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Robert Vega, Director FAC 18 / 2304 Whitis Ave. Stop G6200 78712-1508 • 512-471-7900

Faculty Profiles - Women's & Gender Studies

Dr. Dana Cloud – Gender and Communication Studies

DR. DANA CLOUD


Academic Background: Ph.D. & M.A., Communication Studies, University of Iowa – Iowa City, IA; B.A., Telecommunications and English, Pennsylvania State University – University Park, PA

What made you decide to go to graduate school?
I never wanted to leave school! As a junior and senior at Penn State, I took graduate classes and worked with faculty in the field of communication studies and discovered that I was passionate about the life of the mind. I did take a year off, and worked as an office manager for an independent feminist filmmaker in Pennsylvania.

What was your dissertation topic when you were in grad school?
How the language of therapy is used in politics and popular culture to encourage personal responses to political and social problems; for example, support groups for families in wartime, the rhetoric of family values, some versions of feminism (self-help or power feminism), responses to worker dissatisfaction in the workplace by management. This work became a book,Control and Consolation in Politics and Popular Culture: Rhetorics of Therapy(Sage, 1998).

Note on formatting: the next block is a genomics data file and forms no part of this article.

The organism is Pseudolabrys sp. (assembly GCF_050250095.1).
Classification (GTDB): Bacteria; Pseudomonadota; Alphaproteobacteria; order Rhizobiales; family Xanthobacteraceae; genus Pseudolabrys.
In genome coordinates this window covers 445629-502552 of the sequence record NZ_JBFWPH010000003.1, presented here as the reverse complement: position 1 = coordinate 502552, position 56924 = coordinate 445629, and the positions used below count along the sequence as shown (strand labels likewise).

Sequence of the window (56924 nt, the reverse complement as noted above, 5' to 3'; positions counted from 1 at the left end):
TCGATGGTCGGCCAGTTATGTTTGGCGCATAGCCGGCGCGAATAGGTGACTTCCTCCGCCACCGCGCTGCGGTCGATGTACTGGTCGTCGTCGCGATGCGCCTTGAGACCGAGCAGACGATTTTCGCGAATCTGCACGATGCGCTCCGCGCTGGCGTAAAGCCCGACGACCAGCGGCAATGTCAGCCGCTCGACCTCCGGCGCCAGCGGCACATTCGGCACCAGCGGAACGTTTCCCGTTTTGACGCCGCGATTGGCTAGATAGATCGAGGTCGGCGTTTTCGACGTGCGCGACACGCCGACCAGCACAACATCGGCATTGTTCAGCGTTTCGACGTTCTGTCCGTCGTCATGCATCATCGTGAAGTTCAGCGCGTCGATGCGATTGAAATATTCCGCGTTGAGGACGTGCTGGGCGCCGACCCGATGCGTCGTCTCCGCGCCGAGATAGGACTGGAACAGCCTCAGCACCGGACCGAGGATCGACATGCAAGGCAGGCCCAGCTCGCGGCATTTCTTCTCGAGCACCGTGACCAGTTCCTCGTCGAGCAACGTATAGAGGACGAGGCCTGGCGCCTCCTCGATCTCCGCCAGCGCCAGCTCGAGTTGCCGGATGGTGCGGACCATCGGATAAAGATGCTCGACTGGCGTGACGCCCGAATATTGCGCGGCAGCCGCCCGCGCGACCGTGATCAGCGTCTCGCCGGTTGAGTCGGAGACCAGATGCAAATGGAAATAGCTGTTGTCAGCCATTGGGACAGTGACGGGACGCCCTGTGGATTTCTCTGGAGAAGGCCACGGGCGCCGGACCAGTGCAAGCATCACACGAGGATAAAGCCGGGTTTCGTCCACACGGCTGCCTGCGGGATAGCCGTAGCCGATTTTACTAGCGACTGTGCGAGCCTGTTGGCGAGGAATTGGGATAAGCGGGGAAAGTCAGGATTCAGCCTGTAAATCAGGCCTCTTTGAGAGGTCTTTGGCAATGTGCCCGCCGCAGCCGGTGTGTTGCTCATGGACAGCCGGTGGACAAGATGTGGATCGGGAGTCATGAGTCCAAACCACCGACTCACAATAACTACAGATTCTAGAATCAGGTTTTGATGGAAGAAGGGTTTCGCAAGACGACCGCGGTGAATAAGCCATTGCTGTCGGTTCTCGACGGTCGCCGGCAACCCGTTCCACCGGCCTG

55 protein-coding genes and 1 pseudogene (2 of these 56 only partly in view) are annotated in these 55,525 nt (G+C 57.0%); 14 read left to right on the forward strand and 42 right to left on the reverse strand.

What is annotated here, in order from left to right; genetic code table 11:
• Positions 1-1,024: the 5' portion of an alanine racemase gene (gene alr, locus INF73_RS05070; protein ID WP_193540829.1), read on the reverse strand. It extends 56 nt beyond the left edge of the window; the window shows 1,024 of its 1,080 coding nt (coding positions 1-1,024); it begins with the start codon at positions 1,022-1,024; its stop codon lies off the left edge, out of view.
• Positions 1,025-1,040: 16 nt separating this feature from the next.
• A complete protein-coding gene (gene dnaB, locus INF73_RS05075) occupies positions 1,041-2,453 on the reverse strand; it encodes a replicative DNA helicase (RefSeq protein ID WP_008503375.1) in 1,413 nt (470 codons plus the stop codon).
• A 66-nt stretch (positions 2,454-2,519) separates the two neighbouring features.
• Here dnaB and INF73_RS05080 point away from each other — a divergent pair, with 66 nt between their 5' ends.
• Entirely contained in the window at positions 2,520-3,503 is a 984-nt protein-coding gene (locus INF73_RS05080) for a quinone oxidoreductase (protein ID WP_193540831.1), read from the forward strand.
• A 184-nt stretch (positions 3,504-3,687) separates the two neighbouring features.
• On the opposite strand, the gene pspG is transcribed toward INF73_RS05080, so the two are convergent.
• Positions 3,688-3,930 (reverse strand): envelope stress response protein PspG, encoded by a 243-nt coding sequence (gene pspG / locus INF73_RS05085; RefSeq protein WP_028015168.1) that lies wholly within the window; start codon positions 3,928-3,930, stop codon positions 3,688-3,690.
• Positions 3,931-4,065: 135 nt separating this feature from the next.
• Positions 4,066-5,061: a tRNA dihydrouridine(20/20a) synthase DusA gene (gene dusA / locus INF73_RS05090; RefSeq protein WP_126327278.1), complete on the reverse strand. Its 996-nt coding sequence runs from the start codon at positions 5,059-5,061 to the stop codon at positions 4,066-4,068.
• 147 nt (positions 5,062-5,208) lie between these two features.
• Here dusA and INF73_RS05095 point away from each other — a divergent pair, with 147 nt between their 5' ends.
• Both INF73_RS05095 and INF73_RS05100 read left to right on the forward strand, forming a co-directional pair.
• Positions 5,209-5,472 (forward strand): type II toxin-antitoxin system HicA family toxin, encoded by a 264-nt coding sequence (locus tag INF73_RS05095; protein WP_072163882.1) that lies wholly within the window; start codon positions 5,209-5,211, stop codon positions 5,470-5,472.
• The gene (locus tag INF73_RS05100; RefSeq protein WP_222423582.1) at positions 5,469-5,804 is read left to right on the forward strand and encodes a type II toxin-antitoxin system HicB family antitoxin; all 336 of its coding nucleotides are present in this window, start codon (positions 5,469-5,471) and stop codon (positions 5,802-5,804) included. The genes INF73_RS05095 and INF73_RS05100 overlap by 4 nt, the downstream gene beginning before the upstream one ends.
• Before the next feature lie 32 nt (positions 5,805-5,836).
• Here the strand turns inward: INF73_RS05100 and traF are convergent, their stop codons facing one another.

What are your areas of specialization?
Marxist theory, public sphere theory, feminist theory; social movements; the critique of popular culture (emphasis on race, class, and gender); and the US labor movement.

What topics do you teach at UT?

• Undergrad: Gender and Communication (CMS 367)
• Grad: Feminist Theory and Rhetorical Criticism

What is your current research focus?
I am finishing a book on democratic reformers in labor unions, which will come out next year on the University of Illinois Press. I always have a number of projects going.

Did you participate in a research project as an undergraduate?
I did an undergraduate thesis on the rhetoric of screenwriting, and even wrote a screenplay. It was pretty bad. As noted above, I did start to learn from graduate faculty during my undergraduate career.

What makes a good grad student?

• A thick skin and the ability to take and use constructive criticism.
• Passion for answering pressing questions about the world.
• Community orientation.
• Strong writing and analytical skills.
• Perseverance.

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